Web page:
When I moved from the UK, I was expecting to find a number of things difficult. The loss of a network of other mothers that I could talk to was the big one. Not having around my Mum was another. Not being able to get a decent cup of tea, a packet of chocolate hobnobs or some marmite toast was always going to distress me. I knew that the success of our adventure abroad would depend upon my ability to be able to deal with these issues and I was ready for them. More or less. They were still difficult to deal with but by expecting them, they weren't such a big deal. Like an invited guest, I knew they were coming and could prepare myself for them, which made them less of an problem when they arrived (and they certainly did arrive).
It was the uninvited guest, the dropper-inner at that most inconvenient moment, that was the most difficult to come to terms with. What I wasn't expecting was how much more difficult life becomes when you lose the inherent cultural references, the instinct which points you in the right direction. So – for example – if I was looking for somewhere to cut another key or get a pair of shoes fixed in the UK, I would make train and tube stations a priority. You can usually find a cobbler, who also cuts keys, lurking in a little cabin somewhere around there. Here, I wouldn’t have a clue where to start looking. The train station is a relic of an early communist era and people don’t go there for anything, not even to catch a train.
Supermarkets became bizarre places. It took me months to find the butter. It wasn’t where I was expecting to find it, by the other dairy products. Margarine, check. Cheese, check. Yogurts, check. Butter – AWOL. I knew it was here, everyone eats it, but I couldn’t find it anywhere. Only when looking (more in hope than expectation) for some fish fingers did I suddenly come across the butter. In the freezer. Between the potato pie and the peas.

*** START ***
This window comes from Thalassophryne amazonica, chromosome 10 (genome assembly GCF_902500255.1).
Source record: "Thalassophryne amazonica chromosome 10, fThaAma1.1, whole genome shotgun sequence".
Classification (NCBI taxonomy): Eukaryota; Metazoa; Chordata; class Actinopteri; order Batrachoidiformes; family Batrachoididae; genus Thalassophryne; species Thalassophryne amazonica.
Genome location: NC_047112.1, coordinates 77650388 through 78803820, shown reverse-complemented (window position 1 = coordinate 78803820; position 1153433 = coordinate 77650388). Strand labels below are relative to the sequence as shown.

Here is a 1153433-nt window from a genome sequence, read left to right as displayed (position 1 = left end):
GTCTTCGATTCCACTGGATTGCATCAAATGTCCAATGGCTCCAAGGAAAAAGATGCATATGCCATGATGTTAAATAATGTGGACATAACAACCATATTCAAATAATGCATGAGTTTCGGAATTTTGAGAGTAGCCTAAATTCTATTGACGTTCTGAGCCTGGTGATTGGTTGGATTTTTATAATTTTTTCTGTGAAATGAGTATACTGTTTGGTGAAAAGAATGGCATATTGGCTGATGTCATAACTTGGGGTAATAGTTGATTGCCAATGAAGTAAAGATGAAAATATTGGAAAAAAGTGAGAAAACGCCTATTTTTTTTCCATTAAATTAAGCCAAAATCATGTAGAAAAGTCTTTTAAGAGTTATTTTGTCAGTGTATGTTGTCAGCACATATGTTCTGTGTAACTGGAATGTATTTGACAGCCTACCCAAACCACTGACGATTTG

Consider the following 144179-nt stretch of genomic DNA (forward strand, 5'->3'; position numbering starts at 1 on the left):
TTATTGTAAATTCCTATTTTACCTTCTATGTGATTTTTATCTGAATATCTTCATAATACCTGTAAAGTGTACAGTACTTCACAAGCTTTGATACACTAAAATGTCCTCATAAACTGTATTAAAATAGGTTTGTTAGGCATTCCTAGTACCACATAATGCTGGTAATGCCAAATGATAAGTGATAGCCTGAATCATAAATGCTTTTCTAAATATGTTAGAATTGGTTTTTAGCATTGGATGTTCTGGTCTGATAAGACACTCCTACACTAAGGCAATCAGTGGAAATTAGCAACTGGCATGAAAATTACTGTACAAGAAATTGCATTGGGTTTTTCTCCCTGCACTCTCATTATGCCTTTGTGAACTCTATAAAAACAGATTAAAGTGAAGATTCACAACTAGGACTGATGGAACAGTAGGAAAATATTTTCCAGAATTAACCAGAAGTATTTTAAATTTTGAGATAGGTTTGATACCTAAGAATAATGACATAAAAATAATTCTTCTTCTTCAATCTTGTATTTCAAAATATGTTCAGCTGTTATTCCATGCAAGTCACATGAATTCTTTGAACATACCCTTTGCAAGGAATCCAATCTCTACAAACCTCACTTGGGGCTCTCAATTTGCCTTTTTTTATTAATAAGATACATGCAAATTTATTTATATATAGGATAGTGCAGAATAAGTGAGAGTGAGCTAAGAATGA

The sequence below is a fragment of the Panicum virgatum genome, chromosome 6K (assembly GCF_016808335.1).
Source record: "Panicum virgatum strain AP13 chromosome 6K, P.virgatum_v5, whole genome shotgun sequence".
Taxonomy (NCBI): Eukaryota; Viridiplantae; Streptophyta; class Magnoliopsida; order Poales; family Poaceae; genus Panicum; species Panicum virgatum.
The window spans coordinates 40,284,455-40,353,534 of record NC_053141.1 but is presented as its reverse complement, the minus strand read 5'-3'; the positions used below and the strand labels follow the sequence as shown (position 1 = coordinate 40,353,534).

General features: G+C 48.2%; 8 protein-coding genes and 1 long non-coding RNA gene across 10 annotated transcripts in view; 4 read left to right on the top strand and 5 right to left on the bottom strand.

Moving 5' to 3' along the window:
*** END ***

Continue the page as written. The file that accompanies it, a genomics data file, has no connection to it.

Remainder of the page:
Ingredients for cooking are a further source of bewilderment. I now know that you can’t buy self raising flour anywhere. You can, however, make it mixing plain flour with baking powder. I’m just not sure what I am actually using as baking powder is in fact baking powder and I don't have a clue what the ratio should be. Probably unsurprisingly, I can’t get anything to rise. So non-rising cakes for us then, luckily, chocolate brownies remain a winning formula in this household.
It was only when I was told that the billboard advertising campaign I thought was advertising laxatives was in fact for the most fashionable clothing store in town (I did think the adverts were a bit bizarre) did I realise how many submerged cultural references there are that are invisible to the newbie in town. There are so many assumptions you can make as a local that when you are the local you don't even realise you are doing it.
We've been here 9 months now and I know that I am starting to settle in. I automatically check the km/hr speed in our car rather than mph. Driving on the right isn't quite so bizarre. The supermarkets sort of make sense. I know the pink and purple butterfly billboard campaign is not advertising sanitary towels but glamourous slim style cigarettes. I'm used to the fact that the internet is not going to be able to tell me where the nearest tailors is, or what time the sports centre is open until. The city is taking on a feel of a worn glove and even beginning to make sense. It has taken awhile, but I'm starting to get my cultural bearings.